As far as I know, you don’t have to have sent in the tax form in order to publish – it’s just that if you don’t send it you will find that they do deduct tax. (Some authors choose not to bother and just take the tax cut…). The moment of truth will be when you get your first sales report. If you see that they have taken off tax then it means they have not received your form – at which point I would contact them. But fingers crossed they will have it by now… Best wishes. Karen

  42. Thank you for this advice, I’ll look into it and find out what is going on.
    Best regards,

  43. Jai Singh says:

    Hi Karen,
    I am from India, I would require my passport within 60 days from the day I write to you. If I send my passport to American Embassy for ITIN it will be returned within 60 days. However, there can be uncalled-for delays.

    So how do I go about towards completing the taxi information requirement at KDP?

    I appreciate you willingness to guide people through your website and I hope it would be helpful to many like myself.

    • kareninglis says:

      Hi Jai

      I can only speak for the process here in the UK I’m afraid when it comes to getting an ITIN – and you will see that I’m not very familiar with that side of things as I have an EIN!

      In terms of any waiting period, you can still publish through KDP before you get a tax number but they will deduct any withholding tax due on US sales you make until you send it to them.

      Here in the UK I think it’s simpler to register as self-employed for any writing purposes and then apply by phone to the USA for an EIN, which is much quicker. It may be worth checking whether there is an equivalent tax status for writers in India – ie where you count it as a business activity.

      I hope this helps.


      • Jai Singh says:

        Hi Karen,
        Thanks for the reply, there is no equivalent of EIN in India as per my search on the internet. We have PAN (permanent account number) but that doesn’t fit the bill for IRS.

        Anyway I have submitted my piece of work to KDP, when I will have my passport available for more than 60 days, I will apply for ITIN.

      • kareninglis says:

        Hi Jai

        You don’t have to give the IRS any tax number from your country. But you do have to confirm that you are operating as a sole trader business or company. If you are saying there is no tax status for sole trader businesses (as opposed to individuals) in India then I guess the ITIN is your only route. Why not check with some other Indian authors though? Good luck! Karen

  44. Jai Singh says:

    By the way you can create a link to any of your website on “Karen Inglis” at the top right side of the page – ‘practical tips from Karen Inglis’

    Hope, my suggestion was useful.

    Warm Regards.

  45. Jill says:

    Having read your excellent article on the key steps to claim reduced or no US tax withholding, it seems that getting an EIN is far easier than an ITIN. I have recently registered with HMRC as a self-employed sole-trader. Could I apply for an EIN number rather than ITIN? (Although I’m slightly alarmed at the thought of having to phone a call centre in America…)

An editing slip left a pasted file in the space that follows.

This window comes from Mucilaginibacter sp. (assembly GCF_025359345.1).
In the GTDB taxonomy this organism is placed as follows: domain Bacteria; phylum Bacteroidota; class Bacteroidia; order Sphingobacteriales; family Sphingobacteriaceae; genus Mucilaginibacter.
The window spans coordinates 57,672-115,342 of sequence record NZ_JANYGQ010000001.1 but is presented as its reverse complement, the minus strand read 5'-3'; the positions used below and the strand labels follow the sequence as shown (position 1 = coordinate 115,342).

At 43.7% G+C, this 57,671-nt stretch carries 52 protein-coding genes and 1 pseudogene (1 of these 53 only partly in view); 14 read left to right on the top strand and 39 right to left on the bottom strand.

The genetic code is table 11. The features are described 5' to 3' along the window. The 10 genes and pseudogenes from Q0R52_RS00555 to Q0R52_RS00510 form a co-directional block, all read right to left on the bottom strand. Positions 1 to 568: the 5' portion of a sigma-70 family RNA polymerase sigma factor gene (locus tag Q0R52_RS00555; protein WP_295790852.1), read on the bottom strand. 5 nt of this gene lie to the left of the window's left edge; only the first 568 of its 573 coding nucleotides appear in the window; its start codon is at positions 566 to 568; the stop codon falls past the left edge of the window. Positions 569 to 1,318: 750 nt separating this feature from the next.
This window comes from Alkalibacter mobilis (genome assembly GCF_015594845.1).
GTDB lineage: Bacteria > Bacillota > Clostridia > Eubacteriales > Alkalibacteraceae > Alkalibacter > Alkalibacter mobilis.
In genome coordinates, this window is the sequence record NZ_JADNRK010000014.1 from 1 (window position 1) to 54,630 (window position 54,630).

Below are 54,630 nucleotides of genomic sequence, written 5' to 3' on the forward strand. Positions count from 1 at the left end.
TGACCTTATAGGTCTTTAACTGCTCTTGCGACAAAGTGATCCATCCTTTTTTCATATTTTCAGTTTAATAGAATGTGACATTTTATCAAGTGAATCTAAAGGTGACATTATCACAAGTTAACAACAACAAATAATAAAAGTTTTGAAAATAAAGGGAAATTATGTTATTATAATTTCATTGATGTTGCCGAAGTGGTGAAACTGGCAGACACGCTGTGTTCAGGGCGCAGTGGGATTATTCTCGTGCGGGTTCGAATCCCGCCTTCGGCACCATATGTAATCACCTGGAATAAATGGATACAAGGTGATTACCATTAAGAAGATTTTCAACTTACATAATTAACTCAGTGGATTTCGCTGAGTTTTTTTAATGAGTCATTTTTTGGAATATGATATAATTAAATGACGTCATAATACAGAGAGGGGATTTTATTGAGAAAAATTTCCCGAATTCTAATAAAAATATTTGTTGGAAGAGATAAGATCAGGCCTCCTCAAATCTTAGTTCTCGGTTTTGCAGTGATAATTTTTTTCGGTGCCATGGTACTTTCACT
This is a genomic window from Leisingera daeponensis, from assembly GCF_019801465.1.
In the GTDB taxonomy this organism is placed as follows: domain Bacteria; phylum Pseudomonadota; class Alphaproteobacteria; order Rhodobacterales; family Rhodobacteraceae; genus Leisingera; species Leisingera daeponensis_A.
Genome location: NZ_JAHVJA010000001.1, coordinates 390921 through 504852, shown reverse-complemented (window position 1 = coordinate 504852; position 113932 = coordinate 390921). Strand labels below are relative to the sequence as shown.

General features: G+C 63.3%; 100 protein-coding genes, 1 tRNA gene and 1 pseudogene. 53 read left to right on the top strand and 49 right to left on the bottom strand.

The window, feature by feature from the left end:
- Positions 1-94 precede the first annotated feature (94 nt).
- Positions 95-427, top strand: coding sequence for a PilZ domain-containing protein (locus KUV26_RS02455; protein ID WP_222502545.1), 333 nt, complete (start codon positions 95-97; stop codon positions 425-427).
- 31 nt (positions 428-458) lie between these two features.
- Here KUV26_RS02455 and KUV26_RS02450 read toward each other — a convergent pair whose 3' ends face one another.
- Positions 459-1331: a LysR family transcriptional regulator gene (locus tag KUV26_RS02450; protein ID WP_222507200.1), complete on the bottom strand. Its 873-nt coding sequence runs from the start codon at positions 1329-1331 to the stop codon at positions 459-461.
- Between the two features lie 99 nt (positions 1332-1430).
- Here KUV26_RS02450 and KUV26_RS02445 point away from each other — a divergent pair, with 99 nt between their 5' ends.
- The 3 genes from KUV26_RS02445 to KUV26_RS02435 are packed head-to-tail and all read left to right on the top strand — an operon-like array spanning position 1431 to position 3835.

• kareninglis says:

      Hi Jill

      Yes – follow the steps above – and call them at around midday our time as that is 7am their time when they open and you may have to hold for less time.

      Good luck!


      • Jill says:

        Hi Karen,
        I have a couple of follow-up questions regarding this. I am due to visit the USA in December – would it be cheaper/easier to call them from there? (Could be, though, that hotel rates are no cheaper than a call from the UK…?!) Also, looking at your excellent instructions above, I wondered if the part where you say ” When you call, make it clear that you are the owner/director of the business” could lead me into difficulties, since I am a sole-trader (not a director of a Limited Company) seeking an EIN not an ITIN.

        Best regards, Jill

  46. Jai Singh says:

    Hi Karen,
    Thanks for the ‘Luck’, your time and the information. I will check out with the Indian authors as per your advice.

    Warm Regards.

  47. Tapani says:

    Just found this—and saved myself a lot of headache and time wasted. Thank you very much indeed!

  48. Tapani says:

    One piece of advice: it’s worth calling early in the morning US time! They open at 6am, which is 11am UK time. Calling later in the day can take a very long time indeed: I spent three sessions of over 1 hour each trying to get through. When I called at 11, it took 2 minutes. Apparently, they get only a couple of calls between 6 and 7.

  49. M. E. Durgun says:

    Hi Karen,

    Thank you very much. Your comments are very helpful.

    I have a limited company, and I plan to get an EIN number for that company (not as a sole trader). The question is if I use that EIN number, can I use my personal account to transfer money from Createspace? Or must I provide the company account, which creates extra troubles for me?


    • kareninglis says:

      Hi – I think you need to use your company account as the payment will be made out in their name (it will match the company name on the IRS tax forms you completed I am pretty sure?) It is all done electronically so there is no hassle. To be honest I’m unsure why you would want to register as a business and then get the royalties paid elsewhere! But you could get them paid to your personal account if you have registered as a sole trader rather than a limited company. If a sole trader you would need to notify HMRC – see my other tax post about this. Good luck!